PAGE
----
The third morning, he realized the desperation of his situation. He had the full-on flu and was 20 miles of hiking from his meetup with Sarah at the trailhead.

He threw his 80-pound pack on his shoulders and began the grueling hike out. His knee began to swell under the weight of his pack, so Dale did what made sense to his delirious mind and began dropping pounds.

He left all his food, then his camp stove and headlight, anything that would lessen the strain, along the trail. His feet began to swell in his boots, to the point where the following week at home he lost all but one of his toenails.

Through the fever, Dale believed he couldn’t stop. Decision-making under these conditions becomes complicated. Whether he made the correct decisions or not lies on his shoulders only. We can never second guess someone’s decisions, unless we have been under the same type of duress. I have been in similar, though not as desperate, situations. I’ve made some awful decisions which at the time seemed like the only available option.

Whether or not Dale should have asked the hikers he passed for help or not does not matter. There are so many what ifs, but they can only ever be that - what if?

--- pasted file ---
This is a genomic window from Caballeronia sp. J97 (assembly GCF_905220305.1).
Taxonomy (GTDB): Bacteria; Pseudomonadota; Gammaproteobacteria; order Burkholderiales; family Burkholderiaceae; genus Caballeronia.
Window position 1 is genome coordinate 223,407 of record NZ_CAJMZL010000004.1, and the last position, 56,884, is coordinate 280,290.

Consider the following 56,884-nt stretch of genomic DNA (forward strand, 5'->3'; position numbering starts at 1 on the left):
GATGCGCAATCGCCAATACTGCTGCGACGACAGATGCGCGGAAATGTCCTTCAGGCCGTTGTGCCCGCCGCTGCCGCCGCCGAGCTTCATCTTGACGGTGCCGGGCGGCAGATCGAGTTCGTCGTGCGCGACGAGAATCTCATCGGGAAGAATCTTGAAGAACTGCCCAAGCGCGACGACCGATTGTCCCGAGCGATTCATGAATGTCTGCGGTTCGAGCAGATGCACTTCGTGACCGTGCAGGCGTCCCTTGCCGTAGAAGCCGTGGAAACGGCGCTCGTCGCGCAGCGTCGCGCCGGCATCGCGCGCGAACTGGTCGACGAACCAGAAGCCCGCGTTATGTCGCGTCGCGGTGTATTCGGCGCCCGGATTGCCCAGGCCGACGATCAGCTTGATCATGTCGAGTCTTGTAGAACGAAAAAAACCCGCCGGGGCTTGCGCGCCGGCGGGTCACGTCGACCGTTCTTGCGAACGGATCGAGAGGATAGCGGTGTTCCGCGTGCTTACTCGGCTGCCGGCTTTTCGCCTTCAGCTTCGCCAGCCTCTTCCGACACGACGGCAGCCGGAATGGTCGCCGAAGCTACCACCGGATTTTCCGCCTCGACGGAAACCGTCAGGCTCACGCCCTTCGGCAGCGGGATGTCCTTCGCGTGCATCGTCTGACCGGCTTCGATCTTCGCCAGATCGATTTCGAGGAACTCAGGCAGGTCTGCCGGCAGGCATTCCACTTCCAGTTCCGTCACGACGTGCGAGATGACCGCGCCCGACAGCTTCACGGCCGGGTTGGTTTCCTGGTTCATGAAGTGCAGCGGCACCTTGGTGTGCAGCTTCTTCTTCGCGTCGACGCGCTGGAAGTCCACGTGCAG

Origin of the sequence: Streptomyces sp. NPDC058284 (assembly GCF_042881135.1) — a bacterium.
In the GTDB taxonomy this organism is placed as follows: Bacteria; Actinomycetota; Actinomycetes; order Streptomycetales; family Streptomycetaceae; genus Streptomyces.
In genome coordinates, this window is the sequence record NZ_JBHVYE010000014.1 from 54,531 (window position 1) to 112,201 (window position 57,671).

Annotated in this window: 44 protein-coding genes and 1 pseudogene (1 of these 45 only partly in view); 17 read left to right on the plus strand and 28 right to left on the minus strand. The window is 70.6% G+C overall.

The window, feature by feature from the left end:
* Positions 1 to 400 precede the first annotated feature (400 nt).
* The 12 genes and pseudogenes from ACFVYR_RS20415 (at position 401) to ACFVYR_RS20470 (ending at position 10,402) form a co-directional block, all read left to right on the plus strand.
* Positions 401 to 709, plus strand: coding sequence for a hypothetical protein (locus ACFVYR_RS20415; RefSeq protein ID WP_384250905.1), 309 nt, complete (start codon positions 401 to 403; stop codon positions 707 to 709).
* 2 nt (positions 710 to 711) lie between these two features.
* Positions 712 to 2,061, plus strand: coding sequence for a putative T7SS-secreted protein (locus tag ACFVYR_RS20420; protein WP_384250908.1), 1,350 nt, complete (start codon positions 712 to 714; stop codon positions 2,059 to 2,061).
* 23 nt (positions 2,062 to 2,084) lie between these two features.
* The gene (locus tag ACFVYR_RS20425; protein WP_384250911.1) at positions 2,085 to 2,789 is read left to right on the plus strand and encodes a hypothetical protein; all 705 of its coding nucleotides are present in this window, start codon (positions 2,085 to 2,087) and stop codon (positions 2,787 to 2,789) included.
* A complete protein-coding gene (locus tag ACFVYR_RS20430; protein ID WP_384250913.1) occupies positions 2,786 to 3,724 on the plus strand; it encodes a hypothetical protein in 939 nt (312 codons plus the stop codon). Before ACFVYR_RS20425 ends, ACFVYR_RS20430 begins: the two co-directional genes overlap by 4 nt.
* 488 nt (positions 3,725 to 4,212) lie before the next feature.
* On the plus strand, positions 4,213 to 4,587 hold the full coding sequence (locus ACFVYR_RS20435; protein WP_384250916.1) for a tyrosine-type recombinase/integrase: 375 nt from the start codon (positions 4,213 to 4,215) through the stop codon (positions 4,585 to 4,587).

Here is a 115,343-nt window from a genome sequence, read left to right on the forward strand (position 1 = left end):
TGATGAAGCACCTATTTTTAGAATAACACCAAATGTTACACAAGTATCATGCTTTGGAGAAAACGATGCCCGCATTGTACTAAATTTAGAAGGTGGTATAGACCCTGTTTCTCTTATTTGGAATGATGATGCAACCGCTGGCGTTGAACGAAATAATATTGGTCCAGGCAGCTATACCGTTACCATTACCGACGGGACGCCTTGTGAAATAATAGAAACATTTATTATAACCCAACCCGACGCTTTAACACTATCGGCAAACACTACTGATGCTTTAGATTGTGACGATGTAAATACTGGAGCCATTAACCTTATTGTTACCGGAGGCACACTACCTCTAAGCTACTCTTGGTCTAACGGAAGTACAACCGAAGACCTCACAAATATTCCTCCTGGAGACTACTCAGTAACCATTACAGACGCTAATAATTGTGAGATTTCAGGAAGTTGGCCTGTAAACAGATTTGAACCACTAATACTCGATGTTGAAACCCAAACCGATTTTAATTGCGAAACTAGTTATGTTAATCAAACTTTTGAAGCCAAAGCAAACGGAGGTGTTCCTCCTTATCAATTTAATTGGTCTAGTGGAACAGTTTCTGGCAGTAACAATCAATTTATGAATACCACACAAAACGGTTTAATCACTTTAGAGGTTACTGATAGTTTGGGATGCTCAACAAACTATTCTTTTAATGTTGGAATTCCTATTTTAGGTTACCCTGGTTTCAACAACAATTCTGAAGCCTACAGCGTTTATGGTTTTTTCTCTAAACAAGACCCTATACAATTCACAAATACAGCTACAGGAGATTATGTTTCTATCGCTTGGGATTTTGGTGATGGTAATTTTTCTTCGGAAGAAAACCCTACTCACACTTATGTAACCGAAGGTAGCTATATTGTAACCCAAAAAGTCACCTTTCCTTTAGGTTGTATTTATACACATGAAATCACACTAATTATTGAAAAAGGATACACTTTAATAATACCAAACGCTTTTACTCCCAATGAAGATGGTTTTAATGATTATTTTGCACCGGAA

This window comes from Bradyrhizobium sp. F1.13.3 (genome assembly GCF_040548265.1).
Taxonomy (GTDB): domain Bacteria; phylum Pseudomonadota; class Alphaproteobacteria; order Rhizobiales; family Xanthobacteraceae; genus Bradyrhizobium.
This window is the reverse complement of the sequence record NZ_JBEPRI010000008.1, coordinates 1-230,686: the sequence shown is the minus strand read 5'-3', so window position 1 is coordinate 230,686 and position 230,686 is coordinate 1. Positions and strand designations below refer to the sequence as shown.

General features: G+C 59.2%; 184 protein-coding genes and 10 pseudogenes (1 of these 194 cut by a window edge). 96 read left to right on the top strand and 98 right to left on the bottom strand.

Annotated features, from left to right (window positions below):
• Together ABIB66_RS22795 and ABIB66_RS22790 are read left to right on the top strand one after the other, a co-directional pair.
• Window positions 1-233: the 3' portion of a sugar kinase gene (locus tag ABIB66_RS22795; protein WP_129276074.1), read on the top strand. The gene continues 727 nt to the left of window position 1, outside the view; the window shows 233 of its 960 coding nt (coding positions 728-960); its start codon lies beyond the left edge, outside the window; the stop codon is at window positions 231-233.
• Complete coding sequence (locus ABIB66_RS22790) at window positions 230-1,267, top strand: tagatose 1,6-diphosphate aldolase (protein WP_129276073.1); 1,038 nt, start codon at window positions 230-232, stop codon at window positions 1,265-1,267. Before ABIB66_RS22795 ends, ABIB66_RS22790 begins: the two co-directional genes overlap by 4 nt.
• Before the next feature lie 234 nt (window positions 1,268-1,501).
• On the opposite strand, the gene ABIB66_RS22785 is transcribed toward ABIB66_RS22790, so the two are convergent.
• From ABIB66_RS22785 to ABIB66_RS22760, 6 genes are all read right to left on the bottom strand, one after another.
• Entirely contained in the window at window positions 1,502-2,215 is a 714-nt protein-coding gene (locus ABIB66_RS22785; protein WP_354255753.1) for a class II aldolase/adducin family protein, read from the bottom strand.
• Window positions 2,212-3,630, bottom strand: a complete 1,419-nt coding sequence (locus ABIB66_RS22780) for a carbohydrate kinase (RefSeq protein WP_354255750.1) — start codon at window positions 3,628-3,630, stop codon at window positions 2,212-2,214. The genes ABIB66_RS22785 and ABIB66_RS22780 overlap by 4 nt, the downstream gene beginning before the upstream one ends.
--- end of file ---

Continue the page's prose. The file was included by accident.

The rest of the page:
Dale could have NOT made it back to the trailhead by dark, and Sarah may have called search and rescue. How long until they had made it into the mountains to reach him?

Regardless, Dale’s will alone carried him out of the wilderness.

My wife Karen has a sticker that reads: “That which doesn’t kill you only makes you stronger, except for bears, bears will kill you.”

I can look at my life and wonder how I made it through so many poor decisions.

But I have made it through. And that’s not what matters.

What matters, though, is what we have learned as a result of the poor decisions we all have made.

There are a few words that describe this act of growth throughout the duration of our lives: Experience. Wisdom. Understanding. Compassion.

Dale now reflects on those three days as a defining moment in his path.

He took the lessons and moved forward into a new chapter of his life. He left some things behind in the mountains, but perhaps not what he was expecting, and he brought some stuff home with him which he hadn’t been looking for.

“I’m still gonna hike on the ridge tops, but now I know that my happiness is waiting for me in the valley,” he said. “And I’ve fixed the whole 80-pound pack thing, that’s just too much to carry!”